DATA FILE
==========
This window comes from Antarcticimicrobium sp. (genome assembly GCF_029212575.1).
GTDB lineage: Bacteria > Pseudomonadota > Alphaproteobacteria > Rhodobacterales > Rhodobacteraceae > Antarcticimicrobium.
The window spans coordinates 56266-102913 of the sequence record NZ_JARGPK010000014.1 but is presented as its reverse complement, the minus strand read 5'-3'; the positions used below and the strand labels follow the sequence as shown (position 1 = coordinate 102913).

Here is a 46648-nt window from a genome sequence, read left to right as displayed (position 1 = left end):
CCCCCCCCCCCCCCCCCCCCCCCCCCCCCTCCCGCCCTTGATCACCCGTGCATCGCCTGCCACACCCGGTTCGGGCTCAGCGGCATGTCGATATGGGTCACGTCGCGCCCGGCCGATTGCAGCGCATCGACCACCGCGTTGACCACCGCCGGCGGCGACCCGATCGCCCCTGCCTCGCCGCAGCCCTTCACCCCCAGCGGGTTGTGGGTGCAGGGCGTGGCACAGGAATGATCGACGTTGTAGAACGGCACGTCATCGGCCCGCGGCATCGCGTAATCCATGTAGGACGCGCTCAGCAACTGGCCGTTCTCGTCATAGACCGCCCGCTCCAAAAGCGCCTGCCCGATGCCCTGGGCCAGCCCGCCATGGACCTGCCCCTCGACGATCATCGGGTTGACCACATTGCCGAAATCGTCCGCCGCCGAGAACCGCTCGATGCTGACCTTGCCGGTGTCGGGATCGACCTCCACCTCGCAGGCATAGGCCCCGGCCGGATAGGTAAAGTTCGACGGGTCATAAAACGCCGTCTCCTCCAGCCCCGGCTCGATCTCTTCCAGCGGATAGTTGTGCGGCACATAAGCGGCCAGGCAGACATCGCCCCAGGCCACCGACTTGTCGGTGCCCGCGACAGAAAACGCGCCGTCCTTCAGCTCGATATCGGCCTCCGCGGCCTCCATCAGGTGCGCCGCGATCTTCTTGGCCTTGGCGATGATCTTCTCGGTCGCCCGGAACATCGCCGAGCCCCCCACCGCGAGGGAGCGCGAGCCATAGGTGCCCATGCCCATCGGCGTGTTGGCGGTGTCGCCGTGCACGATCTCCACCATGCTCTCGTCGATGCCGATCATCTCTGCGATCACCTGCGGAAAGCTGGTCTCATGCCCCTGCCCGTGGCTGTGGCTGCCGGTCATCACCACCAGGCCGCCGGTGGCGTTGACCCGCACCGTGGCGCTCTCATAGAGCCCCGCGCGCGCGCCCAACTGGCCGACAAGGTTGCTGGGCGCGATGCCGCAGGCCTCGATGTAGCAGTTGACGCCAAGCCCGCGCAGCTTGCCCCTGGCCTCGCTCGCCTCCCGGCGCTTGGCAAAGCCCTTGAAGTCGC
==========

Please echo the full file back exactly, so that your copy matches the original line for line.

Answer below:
This window comes from Antarcticimicrobium sp. (genome assembly GCF_029212575.1).
GTDB lineage: Bacteria > Pseudomonadota > Alphaproteobacteria > Rhodobacterales > Rhodobacteraceae > Antarcticimicrobium.
The window spans coordinates 56266-102913 of the sequence record NZ_JARGPK010000014.1 but is presented as its reverse complement, the minus strand read 5'-3'; the positions used below and the strand labels follow the sequence as shown (position 1 = coordinate 102913).

Here is a 46648-nt window from a genome sequence, read left to right as displayed (position 1 = left end):
CCCCCCCCCCCCCCCCCCCCCCCCCCCCCTCCCGCCCTTGATCACCCGTGCATCGCCTGCCACACCCGGTTCGGGCTCAGCGGCATGTCGATATGGGTCACGTCGCGCCCGGCCGATTGCAGCGCATCGACCACCGCGTTGACCACCGCCGGCGGCGACCCGATCGCCCCTGCCTCGCCGCAGCCCTTCACCCCCAGCGGGTTGTGGGTGCAGGGCGTGGCACAGGAATGATCGACGTTGTAGAACGGCACGTCATCGGCCCGCGGCATCGCGTAATCCATGTAGGACGCGCTCAGCAACTGGCCGTTCTCGTCATAGACCGCCCGCTCCAAAAGCGCCTGCCCGATGCCCTGGGCCAGCCCGCCATGGACCTGCCCCTCGACGATCATCGGGTTGACCACATTGCCGAAATCGTCCGCCGCCGAGAACCGCTCGATGCTGACCTTGCCGGTGTCGGGATCGACCTCCACCTCGCAGGCATAGGCCCCGGCCGGATAGGTAAAGTTCGACGGGTCATAAAACGCCGTCTCCTCCAGCCCCGGCTCGATCTCTTCCAGCGGATAGTTGTGCGGCACATAAGCGGCCAGGCAGACATCGCCCCAGGCCACCGACTTGTCGGTGCCCGCGACAGAAAACGCGCCGTCCTTCAGCTCGATATCGGCCTCCGCGGCCTCCATCAGGTGCGCCGCGATCTTCTTGGCCTTGGCGATGATCTTCTCGGTCGCCCGGAACATCGCCGAGCCCCCCACCGCGAGGGAGCGCGAGCCATAGGTGCCCATGCCCATCGGCGTGTTGGCGGTGTCGCCGTGCACGATCTCCACCATGCTCTCGTCGATGCCGATCATCTCTGCGATCACCTGCGGAAAGCTGGTCTCATGCCCCTGCCCGTGGCTGTGGCTGCCGGTCATCACCACCAGGCCGCCGGTGGCGTTGACCCGCACCGTGGCGCTCTCATAGAGCCCCGCGCGCGCGCCCAACTGGCCGACAAGGTTGCTGGGCGCGATGCCGCAGGCCTCGATGTAGCAGTTGACGCCAAGCCCGCGCAGCTTGCCCCTGGCCTCGCTCGCCTCCCGGCGCTTGGCAAAGCCCTTGAAGTCGC